Chinese yuan might fall further, but keep slower pace: analyst
The Chinese yuan is expected to continue to fall further in the second half of this year after the latest steep decline, but the pace of the currency’s depreciation will become slower, an analyst said Wednesday.
Penny Chen, a fund manager at Manulife China Dim Sum High Yield Bond Fund, said that as the U.S. Federal Reserve is expected to kick off an interest rate hike cycle later this year, non-U.S. dollar currencies will depreciate against the greenback accordingly.
The latest move by the People’s Bank of China (PBOC) to cut the yuan’s reference rate sharply to allow the Chinese currency to fall significantly shows that the POBC seized the anticipated Fed rate hike as a reason to drag down the yuan, as China’s economic fundamentals need a weaker yuan to support growth, Chen said.
On Wednesday, the PBOC lowered the yuan’s reference rate by 1.62 percent after a 1.86 percent cut seen a day earlier. Following the PBOC’s hints, the yuan fell 1.82 percent at one point Wednesday, extending from an almost 2 percent drop seen the previous day.
Market analysts said China wanted to take advantage of the devalued yuan to boost its exports in a bid to help the country achieve the officially targeted 7 percent growth in the economy for 2015.
Following the cut in the yuan’s reference rate, the PBOC said in a statement that the reform of a yuan exchange rate formation mechanism will continue to be pushed forward in line with market orientation.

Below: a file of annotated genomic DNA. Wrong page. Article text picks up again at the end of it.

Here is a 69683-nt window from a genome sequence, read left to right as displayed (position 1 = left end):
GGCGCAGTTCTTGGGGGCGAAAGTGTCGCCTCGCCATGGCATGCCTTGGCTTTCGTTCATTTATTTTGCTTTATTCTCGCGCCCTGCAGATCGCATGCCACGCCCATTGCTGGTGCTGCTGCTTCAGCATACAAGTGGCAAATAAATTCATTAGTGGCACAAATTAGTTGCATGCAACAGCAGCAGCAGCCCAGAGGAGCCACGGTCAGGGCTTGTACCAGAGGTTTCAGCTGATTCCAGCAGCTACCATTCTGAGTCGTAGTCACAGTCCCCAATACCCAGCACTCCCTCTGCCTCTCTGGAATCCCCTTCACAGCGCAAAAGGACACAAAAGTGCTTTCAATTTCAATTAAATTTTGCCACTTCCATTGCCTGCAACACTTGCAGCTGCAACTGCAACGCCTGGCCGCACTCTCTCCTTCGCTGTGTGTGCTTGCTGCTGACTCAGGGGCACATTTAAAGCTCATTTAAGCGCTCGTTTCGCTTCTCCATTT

Chen said that while China is leading its currency to trend lower, it needs to control the pace of the depreciation at a time when the country is improving its financial market in a bid to enhance globalization. She said that China needs a more stable yuan and to prevent the currency from taking a big swing.
So, the analyst said, China could slow the yuan’s depreciation against the U.S. dollar to stabilize the domestic foreign exchange market in the second half of this year.
Echoing Chen, Liang Kuoyuan, president of Yuanta-Polaris Research Institute said that China needs to improve the transparency of its currency market to narrow the gap with its foreign counterparts by reducing its manipulation of the yuan.
If the PBOC continues to allow the yuan to fluctuate in a wide range, Liang said, China’s efforts to boost its financial market globalization could be compromised.
The steep decline of the yuan has set off another currency deprecation competition in the region. The Taiwan dollar, which is one of the regional currencies following the yuan in depreciation, fell 2.22 percent against the U.S. dollar in the past two sessions.